Preparing for any job interview can be stressful but interviews in the finance sector can seem particularly daunting. Whether you’ve applied for a job at the ‘big four’ or you’re finding your way as an investment banker, working in the City is known to be extremely competitive and the fight for new roles is fierce. With so many high quality candidates available for interview, companies can afford to be picky, which means preparation will be fundamental to success.
From challenging technical questions to analysing case studies, interviews in the finance sector can be slightly unorthodox as employers prefer to test applicants on their technical knowledge and commitment to their field. However, by doing your research, and with a decent dose of confidence, there is absolutely no reason why you can’t create a lasting impression.
Be prepared for case studies and stress questions in a finance sector interview
Getting ready for your interview means doing all those usual things: knowing your CV inside out, being prepared to answer questions about your experience and qualifications and being able to illustrate why you want the job.
However, when it comes to the finance sector, you’ll need to go above and beyond if you really want to nail it. You may well find you are asked to elaborate and comment on case studies in your interviews and how you perform can make the difference between getting a job offer or being shown the door.
Case studies can range from topic-to-topic, but usually they will involve a presentation of a problem, brainteaser or situation which you will have to analyse and solve on the spot. Remember that you won’t be expected to know the precise solution, but be prepared to explain how you reached your conclusions with a reasoned and logical response. Case studies are a great way for employers to analyse a candidate’s analytical, creative and problem-solving skills, so try practicing a few beforehand so you can test your responses and explanations.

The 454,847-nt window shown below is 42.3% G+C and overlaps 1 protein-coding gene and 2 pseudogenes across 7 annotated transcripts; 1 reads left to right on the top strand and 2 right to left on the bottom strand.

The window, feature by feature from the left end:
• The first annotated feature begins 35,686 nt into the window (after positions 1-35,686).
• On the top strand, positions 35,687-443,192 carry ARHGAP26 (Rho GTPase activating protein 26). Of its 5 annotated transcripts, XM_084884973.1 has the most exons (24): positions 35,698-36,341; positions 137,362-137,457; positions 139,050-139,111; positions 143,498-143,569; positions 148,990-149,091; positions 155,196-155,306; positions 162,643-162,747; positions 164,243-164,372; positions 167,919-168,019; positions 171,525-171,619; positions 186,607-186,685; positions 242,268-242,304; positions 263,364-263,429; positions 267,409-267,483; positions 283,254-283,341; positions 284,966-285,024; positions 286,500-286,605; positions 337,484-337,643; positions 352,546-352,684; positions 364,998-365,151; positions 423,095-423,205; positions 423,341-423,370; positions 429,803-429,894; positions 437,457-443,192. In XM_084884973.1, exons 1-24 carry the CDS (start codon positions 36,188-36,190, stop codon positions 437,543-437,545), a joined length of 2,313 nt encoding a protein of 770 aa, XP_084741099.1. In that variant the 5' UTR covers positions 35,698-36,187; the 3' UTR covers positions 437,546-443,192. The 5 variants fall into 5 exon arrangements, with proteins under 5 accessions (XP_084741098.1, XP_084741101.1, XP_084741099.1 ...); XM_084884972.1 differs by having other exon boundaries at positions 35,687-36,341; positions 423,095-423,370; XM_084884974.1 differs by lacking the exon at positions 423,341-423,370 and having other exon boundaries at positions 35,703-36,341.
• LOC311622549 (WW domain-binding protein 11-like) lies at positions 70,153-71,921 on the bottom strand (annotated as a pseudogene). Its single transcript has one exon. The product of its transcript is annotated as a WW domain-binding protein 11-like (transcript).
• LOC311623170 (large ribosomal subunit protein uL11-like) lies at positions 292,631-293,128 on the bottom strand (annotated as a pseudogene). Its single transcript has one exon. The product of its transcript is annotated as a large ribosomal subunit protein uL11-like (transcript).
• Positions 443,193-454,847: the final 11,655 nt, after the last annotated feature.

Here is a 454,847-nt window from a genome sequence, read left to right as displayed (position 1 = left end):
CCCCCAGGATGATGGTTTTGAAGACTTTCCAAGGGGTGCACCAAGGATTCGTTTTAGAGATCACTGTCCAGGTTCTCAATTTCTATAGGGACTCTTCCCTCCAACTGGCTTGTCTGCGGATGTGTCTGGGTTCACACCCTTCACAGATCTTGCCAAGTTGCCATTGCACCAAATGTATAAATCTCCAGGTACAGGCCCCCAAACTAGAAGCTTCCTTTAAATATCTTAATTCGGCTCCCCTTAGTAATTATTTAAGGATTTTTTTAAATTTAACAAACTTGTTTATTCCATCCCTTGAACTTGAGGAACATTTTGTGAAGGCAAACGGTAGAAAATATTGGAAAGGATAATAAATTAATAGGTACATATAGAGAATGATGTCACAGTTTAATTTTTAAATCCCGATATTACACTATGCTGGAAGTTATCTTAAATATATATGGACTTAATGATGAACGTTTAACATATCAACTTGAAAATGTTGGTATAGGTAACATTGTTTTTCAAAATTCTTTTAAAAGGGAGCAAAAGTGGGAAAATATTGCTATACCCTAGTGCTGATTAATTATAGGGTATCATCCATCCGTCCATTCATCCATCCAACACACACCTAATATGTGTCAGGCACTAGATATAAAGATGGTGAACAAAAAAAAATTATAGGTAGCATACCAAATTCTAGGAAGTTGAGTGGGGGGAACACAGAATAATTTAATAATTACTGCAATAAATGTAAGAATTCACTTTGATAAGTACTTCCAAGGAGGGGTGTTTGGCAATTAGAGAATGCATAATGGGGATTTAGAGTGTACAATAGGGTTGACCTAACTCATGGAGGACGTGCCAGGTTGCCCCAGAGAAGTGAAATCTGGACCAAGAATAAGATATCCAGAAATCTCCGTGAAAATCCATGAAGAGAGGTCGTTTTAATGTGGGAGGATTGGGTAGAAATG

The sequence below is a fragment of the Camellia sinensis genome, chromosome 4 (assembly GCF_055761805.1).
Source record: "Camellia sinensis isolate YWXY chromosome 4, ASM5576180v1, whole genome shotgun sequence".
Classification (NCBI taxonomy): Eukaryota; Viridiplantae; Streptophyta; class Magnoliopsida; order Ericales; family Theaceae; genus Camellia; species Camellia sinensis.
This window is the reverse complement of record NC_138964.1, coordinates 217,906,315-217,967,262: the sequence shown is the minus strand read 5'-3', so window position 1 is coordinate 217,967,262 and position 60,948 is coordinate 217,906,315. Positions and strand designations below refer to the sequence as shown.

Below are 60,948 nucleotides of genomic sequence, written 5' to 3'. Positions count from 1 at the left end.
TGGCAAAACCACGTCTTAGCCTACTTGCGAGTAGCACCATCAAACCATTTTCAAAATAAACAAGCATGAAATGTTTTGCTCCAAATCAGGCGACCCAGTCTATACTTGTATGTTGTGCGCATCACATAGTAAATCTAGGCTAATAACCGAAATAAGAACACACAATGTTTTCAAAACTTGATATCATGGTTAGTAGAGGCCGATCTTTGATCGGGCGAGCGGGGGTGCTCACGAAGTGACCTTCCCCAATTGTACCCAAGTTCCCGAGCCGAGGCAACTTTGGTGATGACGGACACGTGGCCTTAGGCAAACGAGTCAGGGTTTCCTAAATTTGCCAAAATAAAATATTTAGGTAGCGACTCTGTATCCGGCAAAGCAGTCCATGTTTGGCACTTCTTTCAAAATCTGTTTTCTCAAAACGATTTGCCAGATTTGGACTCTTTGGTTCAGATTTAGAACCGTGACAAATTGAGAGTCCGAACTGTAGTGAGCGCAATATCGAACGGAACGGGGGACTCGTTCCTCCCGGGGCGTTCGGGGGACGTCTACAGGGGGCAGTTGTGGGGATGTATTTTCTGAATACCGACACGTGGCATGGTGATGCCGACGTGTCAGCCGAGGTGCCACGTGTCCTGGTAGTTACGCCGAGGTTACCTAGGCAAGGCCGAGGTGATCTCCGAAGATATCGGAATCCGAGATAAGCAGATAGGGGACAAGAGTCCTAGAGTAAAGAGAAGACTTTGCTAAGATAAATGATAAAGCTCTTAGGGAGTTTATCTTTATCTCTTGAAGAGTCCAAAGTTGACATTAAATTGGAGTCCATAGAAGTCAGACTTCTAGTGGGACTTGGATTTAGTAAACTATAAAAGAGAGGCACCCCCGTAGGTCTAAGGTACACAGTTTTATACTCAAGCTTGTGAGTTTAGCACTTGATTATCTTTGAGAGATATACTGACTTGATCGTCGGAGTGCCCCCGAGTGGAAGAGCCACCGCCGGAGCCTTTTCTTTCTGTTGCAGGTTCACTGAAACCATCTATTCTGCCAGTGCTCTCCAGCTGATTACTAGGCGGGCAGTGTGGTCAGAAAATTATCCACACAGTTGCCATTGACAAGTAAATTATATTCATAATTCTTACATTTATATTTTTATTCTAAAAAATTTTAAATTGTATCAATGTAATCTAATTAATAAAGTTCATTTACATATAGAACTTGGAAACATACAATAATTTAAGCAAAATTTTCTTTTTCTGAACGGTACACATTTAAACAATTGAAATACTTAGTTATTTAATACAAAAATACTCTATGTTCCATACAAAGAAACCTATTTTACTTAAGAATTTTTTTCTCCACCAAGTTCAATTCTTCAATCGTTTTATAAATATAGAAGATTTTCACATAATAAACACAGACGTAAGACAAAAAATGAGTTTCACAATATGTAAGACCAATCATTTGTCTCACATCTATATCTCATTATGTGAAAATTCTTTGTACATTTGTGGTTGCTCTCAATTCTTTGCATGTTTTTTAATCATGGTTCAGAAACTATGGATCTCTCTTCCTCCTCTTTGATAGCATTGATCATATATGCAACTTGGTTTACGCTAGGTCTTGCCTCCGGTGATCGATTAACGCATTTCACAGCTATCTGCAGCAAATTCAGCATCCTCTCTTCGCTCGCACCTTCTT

Conducting thorough research on the company is essential
It sounds obvious but far too many people forget to follow this basic step and most will underestimate the time it takes to prepare. Remember, if you really want to make a lasting impression, don’t just put aside a weekend for your prep, start researching weeks or even months before the interview date.
A company won’t expect you to know the ins and outs of their history, but they will expect you to have done some homework. Make use of company websites and social media platforms, and always look out for press releases or blogs as these will contain the most noteworthy industry updates. It’s also important to look for recent annual or quarterly reports, and to try and find out whether the company is listed on the stock exchange. Keep abreast of news and developments in the sector too, as this is likely to provide you with some useful and topical material to reference when you’re asked about why you want to work in a particular field.
A word of warning though, don’t simply memorise as much information as possible. There is so much information available now that it is more about deciding what is pertinent and what isn’t, as well as, being able to analyse it critically.
The technical aspect of the interview process is growing
Whether you’re applying for a finance director role or a graduate trainee position, you should be prepared for probing technical questions. The highly competitive nature of the City means companies are increasingly asking tough questions to gauge your level of competence.
If you’re applying for a job in stock analysis, they’ll likely want to know what you think the trends are, what stocks you favour and why, and predictions for the future. They may also throw some unexpected questions at you to see how you would react in crisis situations.
In addition, you’ll need to have a thorough understanding of financial modelling, on both a macro and micro scale, and how it’s applicable to their business. You may not be expected to give all the right answers on the spot but you will certainly be expected to know how modelling work and why they are beneficial to the company.